Why We Seldom Hear The Gospel Preached
- Dr. Roger Barrier Preach It, Teach It
- 2013 21 Nov
Editor's Note: Pastor Roger Barrier's "Ask Roger" column regularly appears at Preach It, Teach It. Every week at Crosswalk, Dr. Barrier puts nearly 40 years of experience in the pastorate to work answering questions of doctrine or practice for laypeople, or giving advice on church leadership issues. Email him your questions at [email protected].
Seduced by relevance and relationships, I found it easy to neglect the cost inherent the Gospel. Relevance and relationships are great tools for getting people to come and enjoy church.
However, I have noticed among many churches and church leaders a thundering silence when it comes to sharing the true essence of the Gospel.
Dietrich Bonheoffer put the Gospel like this: “When Jesus Christ calls a man He bids him come and die.”
In fact, I dare say that the Gospel is not fully communicated until people have enough understanding to say, “No.”
Jesus put it like this to the rich young ruler: “Go and sell all that you have and come and follow me.” Jesus looked on him with compassion as he turned to walk away. I can imagine the disciples thinking, “Surely, Jesus didn’t mean like that. Surely, he will call him back. We need people like him. But, Jesus did mean it that way and He let him walk away.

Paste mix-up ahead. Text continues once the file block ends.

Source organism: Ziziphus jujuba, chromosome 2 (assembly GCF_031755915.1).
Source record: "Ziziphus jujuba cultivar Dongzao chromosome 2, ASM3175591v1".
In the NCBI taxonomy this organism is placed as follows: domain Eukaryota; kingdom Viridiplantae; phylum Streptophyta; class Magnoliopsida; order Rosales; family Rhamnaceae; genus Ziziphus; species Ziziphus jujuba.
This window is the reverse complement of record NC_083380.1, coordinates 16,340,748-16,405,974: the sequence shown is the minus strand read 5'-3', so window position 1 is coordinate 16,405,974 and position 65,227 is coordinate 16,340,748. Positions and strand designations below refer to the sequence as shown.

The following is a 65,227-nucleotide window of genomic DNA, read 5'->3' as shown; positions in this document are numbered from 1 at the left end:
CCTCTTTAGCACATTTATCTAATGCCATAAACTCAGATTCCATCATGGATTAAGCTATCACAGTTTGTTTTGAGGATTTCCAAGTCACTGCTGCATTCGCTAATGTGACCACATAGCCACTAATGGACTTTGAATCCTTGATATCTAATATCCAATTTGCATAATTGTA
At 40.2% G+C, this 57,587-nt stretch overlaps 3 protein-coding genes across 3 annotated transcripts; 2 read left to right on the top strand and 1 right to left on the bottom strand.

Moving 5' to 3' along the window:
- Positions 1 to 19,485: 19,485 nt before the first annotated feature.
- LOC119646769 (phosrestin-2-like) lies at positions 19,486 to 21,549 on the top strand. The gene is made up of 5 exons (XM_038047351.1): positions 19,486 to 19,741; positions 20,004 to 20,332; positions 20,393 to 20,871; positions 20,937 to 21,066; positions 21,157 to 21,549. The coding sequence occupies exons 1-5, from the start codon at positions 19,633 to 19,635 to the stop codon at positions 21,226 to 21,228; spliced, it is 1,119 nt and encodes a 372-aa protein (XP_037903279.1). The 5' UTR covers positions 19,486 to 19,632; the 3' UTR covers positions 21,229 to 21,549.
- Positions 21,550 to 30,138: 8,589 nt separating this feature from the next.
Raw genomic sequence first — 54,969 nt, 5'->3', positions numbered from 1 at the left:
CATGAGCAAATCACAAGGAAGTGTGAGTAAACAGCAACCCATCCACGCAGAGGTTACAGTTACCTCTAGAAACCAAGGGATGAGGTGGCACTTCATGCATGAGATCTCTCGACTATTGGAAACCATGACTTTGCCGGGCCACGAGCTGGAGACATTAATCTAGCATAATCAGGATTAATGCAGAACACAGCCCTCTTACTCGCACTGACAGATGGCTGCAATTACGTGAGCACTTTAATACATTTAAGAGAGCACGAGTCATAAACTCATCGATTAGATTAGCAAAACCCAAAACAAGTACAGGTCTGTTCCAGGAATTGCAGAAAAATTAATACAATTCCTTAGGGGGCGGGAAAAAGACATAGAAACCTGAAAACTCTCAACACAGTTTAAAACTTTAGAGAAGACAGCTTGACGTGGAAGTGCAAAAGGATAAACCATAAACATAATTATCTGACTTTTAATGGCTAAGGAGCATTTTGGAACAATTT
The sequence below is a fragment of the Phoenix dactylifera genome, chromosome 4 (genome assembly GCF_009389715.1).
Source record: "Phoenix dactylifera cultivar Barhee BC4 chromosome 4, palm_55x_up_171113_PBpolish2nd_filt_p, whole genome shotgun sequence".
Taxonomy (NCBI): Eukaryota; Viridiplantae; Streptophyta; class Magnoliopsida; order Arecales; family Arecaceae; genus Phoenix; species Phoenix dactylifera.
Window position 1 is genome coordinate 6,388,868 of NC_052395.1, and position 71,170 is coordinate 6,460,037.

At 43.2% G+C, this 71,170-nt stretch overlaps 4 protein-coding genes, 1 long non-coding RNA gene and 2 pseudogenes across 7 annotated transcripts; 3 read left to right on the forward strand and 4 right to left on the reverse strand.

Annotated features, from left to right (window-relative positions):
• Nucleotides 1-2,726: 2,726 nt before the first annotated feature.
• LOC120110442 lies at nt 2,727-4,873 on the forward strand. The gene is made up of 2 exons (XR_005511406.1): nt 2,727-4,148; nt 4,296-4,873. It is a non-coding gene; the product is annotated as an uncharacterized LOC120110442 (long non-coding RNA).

A.W. Tozer, a Canadian pastor and writer put it like this: “Thank you America. You’ve given us instant coffee, instant TV dinners, instant communications and now you have bequeathed to the world instant Christianity by which a person can walk down the aisle of a church and say, “I believe in Jesus,” and in thirty seconds complete a divine transaction that he/she need seldom think of ever again."
In a generation of relevance and relationships, it’s easy to keep quiet about the cost of discipleship.
Once upon a time I was in a small group discussing the importance of understanding different cultures and responding accordingly. We were studying was Acts where Paul was preaching to the Greek inteligencia about Jesus and the Resurrection. We discussed how Paul referred to their idol dedicated to an “Unknown God” (just in case they had forgotten one). He spoke in terms that identified with his audience and with their cultural understandings.
A discussion ensured about how to make the church more relevant to our contemporary culture. We stopped there and it was time for fellowship and refreshments. But first, I asked for permission to address an intriguing sidelight to the passage which only comes through in Greek.